Tuesday’s primary voting may be Perry Thurston’s first step on the way to history. If elected this year, the state Democratic leader will be the first black Florida attorney general and the first elected black cabinet officer since Reconstruction.
“I believe that with success comes an obligation to serve,” Thurston has said in campaign literature. “I am blessed to have had opportunities in my life and I want to use those opportunities to improve the lives of others.”
Incumbent Republican Attorney General Pam Bondi and Gov. Rick Scott “have wrecked our state and I want to be part of repairing the damage,” Thurston said.
But Thurston first has to turn aside the challenge from George Sheldon, a former acting assistant director in the U.S. Department of Health and Human Services in Washington.
A Leon County judge on Friday cleared the way for Sheldon to run in the race, turning aside a legal challenge to his residency qualification by Thurston and his supporters, The Miami Herald reported from Tallahassee.
The primary winner will face a formidable opponent in Bondi, who, The Herald reported, has raised more than $5 million for her campaign – about 10 times more than the two Democrats combined.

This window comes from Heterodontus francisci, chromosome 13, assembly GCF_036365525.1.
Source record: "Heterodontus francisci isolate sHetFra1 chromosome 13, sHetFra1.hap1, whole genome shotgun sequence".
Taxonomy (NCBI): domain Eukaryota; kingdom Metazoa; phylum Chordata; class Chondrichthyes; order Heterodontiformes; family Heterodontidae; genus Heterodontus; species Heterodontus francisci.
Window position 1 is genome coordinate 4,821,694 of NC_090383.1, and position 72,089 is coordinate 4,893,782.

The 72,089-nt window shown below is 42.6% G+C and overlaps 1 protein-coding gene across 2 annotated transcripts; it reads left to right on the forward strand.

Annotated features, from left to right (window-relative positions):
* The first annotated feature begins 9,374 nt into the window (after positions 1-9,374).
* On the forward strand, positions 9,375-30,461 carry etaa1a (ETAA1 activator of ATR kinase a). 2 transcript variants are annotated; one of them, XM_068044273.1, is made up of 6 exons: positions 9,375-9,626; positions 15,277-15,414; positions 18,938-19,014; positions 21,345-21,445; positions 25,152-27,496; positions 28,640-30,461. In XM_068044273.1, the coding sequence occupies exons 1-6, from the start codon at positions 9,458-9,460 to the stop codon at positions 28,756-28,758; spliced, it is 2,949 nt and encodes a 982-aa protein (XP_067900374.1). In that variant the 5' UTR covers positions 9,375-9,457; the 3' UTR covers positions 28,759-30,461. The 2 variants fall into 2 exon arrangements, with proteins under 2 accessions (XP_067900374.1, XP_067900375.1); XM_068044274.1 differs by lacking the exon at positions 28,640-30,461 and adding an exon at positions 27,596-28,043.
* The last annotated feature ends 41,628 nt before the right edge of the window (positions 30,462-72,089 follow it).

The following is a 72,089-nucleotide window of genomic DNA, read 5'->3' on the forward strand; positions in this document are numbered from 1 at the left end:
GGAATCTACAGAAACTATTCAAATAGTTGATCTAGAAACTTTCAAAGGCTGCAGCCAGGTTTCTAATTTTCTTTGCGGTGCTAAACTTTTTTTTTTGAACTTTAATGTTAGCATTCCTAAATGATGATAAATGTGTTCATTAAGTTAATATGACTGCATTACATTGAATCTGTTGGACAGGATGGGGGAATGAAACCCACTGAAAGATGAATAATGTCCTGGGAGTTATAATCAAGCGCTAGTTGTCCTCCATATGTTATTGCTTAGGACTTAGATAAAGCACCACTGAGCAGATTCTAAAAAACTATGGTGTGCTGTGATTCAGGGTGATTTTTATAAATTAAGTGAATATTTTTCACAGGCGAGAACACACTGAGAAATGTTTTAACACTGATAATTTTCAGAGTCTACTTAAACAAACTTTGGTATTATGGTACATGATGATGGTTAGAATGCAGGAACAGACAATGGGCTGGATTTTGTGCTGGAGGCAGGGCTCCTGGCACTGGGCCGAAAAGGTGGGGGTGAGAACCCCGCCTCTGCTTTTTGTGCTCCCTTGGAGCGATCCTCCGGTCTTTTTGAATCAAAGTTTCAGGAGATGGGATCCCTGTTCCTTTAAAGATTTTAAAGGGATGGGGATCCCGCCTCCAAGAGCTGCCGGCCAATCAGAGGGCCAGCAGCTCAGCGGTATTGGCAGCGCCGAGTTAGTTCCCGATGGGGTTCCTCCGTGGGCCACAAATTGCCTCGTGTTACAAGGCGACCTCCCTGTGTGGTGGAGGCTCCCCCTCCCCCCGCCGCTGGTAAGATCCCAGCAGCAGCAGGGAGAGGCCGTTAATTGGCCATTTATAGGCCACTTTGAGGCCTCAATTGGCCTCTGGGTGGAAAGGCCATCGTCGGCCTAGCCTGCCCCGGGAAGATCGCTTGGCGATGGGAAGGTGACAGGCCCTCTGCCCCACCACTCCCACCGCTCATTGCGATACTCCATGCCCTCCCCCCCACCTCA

Thurston was elected to the state House, representing mostly Fort Lauderdale, and his colleagues picked him in 2012 as Democratic leader. His supporters say turnout will be critical if he is to have any chance of defeating Bondi.
“We need high African-American turnout, not just on Nov. 4 but in the Democratic primary on Aug. 26,” said Jon Nixon, Thurston’s field coordinator. “We can’t miss this opportunity to make history.”
Sheldon, meanwhile, has defied a call from the state Democratic Black Caucus to get out of the race to give Thurston a good chance against Bondi in the general election in November.
The call came from caucus president Henry Crespo, prior to the court ruling last week.
“Pam Bondi, is our target,” Crespo said in a statement. “If we allow the Sheldon campaign to continue it will become a distraction on winning the Attorney General’s Office, which, for African Americans, is critical with issues like ‘stand your ground,’ voting rights and Clemency Board within the scope of the Attorney General’s Office.”
Besides serving in Washington, Sheldon was secretary of the Florida Department of Children and Families (DCF). His campaign points to his work as co-chairman of the state’s Task Force on Human Trafficking and of the Federal Victim Services Strategic Planning Committee.